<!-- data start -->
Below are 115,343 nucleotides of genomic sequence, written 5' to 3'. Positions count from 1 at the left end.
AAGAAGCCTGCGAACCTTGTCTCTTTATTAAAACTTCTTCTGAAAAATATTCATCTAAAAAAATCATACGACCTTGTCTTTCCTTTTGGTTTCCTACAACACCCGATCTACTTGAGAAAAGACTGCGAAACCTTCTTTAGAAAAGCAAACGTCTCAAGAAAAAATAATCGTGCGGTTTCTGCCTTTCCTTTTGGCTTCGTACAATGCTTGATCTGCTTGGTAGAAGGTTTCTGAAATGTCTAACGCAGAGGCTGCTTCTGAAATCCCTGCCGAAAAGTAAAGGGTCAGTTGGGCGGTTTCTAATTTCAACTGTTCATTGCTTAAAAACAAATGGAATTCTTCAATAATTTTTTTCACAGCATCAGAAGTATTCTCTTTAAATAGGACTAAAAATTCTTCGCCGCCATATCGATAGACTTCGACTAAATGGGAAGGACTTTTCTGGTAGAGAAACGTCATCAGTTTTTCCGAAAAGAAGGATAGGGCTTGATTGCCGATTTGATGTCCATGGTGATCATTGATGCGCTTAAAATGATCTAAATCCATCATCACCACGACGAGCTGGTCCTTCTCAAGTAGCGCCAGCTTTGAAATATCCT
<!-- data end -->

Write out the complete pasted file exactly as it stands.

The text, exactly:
Below are 115,343 nucleotides of genomic sequence, written 5' to 3'. Positions count from 1 at the left end.
AAGAAGCCTGCGAACCTTGTCTCTTTATTAAAACTTCTTCTGAAAAATATTCATCTAAAAAAATCATACGACCTTGTCTTTCCTTTTGGTTTCCTACAACACCCGATCTACTTGAGAAAAGACTGCGAAACCTTCTTTAGAAAAGCAAACGTCTCAAGAAAAAATAATCGTGCGGTTTCTGCCTTTCCTTTTGGCTTCGTACAATGCTTGATCTGCTTGGTAGAAGGTTTCTGAAATGTCTAACGCAGAGGCTGCTTCTGAAATCCCTGCCGAAAAGTAAAGGGTCAGTTGGGCGGTTTCTAATTTCAACTGTTCATTGCTTAAAAACAAATGGAATTCTTCAATAATTTTTTTCACAGCATCAGAAGTATTCTCTTTAAATAGGACTAAAAATTCTTCGCCGCCATATCGATAGACTTCGACTAAATGGGAAGGACTTTTCTGGTAGAGAAACGTCATCAGTTTTTCCGAAAAGAAGGATAGGGCTTGATTGCCGATTTGATGTCCATGGTGATCATTGATGCGCTTAAAATGATCTAAATCCATCATCACCACGACGAGCTGGTCCTTCTCAAGTAGCGCCAGCTTTGAAATATCCT